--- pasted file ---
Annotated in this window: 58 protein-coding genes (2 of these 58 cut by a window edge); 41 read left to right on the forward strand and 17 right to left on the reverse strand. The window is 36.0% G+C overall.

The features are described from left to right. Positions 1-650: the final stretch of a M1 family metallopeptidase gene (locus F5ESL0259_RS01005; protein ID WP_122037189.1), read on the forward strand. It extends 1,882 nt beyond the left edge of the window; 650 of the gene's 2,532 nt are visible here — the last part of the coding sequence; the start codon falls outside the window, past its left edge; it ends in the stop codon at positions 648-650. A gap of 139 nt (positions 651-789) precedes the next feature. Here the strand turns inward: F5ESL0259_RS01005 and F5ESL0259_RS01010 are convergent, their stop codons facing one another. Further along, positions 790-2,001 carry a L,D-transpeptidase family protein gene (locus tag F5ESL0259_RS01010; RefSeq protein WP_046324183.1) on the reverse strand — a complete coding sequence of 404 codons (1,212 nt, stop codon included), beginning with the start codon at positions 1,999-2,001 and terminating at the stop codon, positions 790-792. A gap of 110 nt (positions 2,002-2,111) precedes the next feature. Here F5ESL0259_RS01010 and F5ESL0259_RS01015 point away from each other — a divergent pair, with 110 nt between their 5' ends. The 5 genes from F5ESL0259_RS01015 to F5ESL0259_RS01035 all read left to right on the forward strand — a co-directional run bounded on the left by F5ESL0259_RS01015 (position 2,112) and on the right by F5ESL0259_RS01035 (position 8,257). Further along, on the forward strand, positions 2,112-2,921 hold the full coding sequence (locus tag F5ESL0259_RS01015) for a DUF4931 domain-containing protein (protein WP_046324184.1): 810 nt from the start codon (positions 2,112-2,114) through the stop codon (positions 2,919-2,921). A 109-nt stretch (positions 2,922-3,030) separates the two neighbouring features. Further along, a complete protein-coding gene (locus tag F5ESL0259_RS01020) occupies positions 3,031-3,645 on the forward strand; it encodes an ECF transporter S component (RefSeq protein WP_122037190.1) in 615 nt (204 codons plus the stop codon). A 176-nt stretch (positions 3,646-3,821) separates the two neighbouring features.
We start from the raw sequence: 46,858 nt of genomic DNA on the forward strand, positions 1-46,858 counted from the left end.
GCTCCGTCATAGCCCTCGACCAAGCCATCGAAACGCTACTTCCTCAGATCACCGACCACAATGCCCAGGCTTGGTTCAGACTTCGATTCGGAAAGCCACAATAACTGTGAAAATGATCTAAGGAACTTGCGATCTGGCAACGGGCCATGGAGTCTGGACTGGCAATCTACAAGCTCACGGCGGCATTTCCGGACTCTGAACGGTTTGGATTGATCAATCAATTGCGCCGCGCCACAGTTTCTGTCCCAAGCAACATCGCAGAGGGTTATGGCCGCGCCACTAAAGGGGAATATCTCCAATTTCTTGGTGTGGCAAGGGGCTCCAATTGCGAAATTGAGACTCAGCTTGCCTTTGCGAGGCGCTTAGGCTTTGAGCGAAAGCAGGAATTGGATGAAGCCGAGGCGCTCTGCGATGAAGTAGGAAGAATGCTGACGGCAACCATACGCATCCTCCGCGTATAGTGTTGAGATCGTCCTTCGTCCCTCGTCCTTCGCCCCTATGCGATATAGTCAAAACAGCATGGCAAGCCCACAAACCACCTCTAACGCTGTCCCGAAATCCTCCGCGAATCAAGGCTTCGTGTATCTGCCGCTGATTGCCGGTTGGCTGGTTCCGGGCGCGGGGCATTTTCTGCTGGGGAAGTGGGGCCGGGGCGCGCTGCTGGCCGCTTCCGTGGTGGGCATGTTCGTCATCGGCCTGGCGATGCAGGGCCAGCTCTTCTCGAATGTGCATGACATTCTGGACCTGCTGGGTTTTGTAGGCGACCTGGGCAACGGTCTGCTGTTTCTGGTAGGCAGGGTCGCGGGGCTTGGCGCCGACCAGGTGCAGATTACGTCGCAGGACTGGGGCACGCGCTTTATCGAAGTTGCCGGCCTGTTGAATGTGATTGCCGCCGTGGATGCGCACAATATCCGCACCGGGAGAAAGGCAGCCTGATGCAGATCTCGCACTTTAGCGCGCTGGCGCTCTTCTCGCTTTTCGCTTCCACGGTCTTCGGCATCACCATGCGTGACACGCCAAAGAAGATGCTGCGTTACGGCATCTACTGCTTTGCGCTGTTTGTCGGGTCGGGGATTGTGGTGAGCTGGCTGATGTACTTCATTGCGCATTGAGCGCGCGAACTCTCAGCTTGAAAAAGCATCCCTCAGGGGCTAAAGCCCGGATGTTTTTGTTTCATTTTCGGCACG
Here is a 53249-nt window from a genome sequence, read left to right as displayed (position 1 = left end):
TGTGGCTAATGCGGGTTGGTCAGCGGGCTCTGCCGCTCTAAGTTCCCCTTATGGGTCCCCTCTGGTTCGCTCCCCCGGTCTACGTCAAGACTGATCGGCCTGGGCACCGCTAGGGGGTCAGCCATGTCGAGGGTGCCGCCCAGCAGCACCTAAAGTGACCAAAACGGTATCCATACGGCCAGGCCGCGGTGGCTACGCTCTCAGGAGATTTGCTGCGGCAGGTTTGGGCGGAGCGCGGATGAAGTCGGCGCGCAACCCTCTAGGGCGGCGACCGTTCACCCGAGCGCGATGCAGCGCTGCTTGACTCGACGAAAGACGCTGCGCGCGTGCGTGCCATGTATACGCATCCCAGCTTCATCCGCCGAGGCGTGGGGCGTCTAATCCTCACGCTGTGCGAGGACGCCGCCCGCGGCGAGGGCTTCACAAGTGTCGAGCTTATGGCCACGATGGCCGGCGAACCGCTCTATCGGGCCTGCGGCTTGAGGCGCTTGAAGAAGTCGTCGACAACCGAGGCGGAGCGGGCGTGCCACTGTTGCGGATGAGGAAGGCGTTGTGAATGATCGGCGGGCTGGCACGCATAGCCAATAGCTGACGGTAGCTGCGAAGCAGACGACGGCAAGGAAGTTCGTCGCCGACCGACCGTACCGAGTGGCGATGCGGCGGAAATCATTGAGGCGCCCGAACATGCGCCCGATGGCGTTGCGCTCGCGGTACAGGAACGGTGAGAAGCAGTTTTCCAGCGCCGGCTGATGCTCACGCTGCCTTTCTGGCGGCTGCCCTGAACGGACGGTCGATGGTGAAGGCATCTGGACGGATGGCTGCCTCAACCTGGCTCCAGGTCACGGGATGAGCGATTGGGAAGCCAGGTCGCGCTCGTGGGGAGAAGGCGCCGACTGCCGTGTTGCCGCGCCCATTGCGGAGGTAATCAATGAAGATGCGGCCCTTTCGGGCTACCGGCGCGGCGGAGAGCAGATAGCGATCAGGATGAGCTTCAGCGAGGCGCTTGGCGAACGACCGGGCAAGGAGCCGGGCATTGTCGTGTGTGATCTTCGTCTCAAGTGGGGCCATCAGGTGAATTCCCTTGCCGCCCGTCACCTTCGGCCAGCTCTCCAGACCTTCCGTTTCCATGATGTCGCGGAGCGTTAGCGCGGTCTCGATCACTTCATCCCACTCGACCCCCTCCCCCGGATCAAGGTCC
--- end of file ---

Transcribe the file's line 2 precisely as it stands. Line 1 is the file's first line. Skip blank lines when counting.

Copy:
The features are described from left to right. Positions 1-650: the final stretch of a M1 family metallopeptidase gene (locus F5ESL0259_RS01005; protein ID WP_122037189.1), read on the forward strand. It extends 1,882 nt beyond the left edge of the window; 650 of the gene's 2,532 nt are visible here — the last part of the coding sequence; the start codon falls outside the window, past its left edge; it ends in the stop codon at positions 648-650. A gap of 139 nt (positions 651-789) precedes the next feature. Here the strand turns inward: F5ESL0259_RS01005 and F5ESL0259_RS01010 are convergent, their stop codons facing one another. Further along, positions 790-2,001 carry a L,D-transpeptidase family protein gene (locus tag F5ESL0259_RS01010; RefSeq protein WP_046324183.1) on the reverse strand — a complete coding sequence of 404 codons (1,212 nt, stop codon included), beginning with the start codon at positions 1,999-2,001 and terminating at the stop codon, positions 790-792. A gap of 110 nt (positions 2,002-2,111) precedes the next feature. Here F5ESL0259_RS01010 and F5ESL0259_RS01015 point away from each other — a divergent pair, with 110 nt between their 5' ends. The 5 genes from F5ESL0259_RS01015 to F5ESL0259_RS01035 all read left to right on the forward strand — a co-directional run bounded on the left by F5ESL0259_RS01015 (position 2,112) and on the right by F5ESL0259_RS01035 (position 8,257). Further along, on the forward strand, positions 2,112-2,921 hold the full coding sequence (locus tag F5ESL0259_RS01015) for a DUF4931 domain-containing protein (protein WP_046324184.1): 810 nt from the start codon (positions 2,112-2,114) through the stop codon (positions 2,919-2,921). A 109-nt stretch (positions 2,922-3,030) separates the two neighbouring features. Further along, a complete protein-coding gene (locus tag F5ESL0259_RS01020) occupies positions 3,031-3,645 on the forward strand; it encodes an ECF transporter S component (RefSeq protein WP_122037190.1) in 615 nt (204 codons plus the stop codon). A 176-nt stretch (positions 3,646-3,821) separates the two neighbouring features.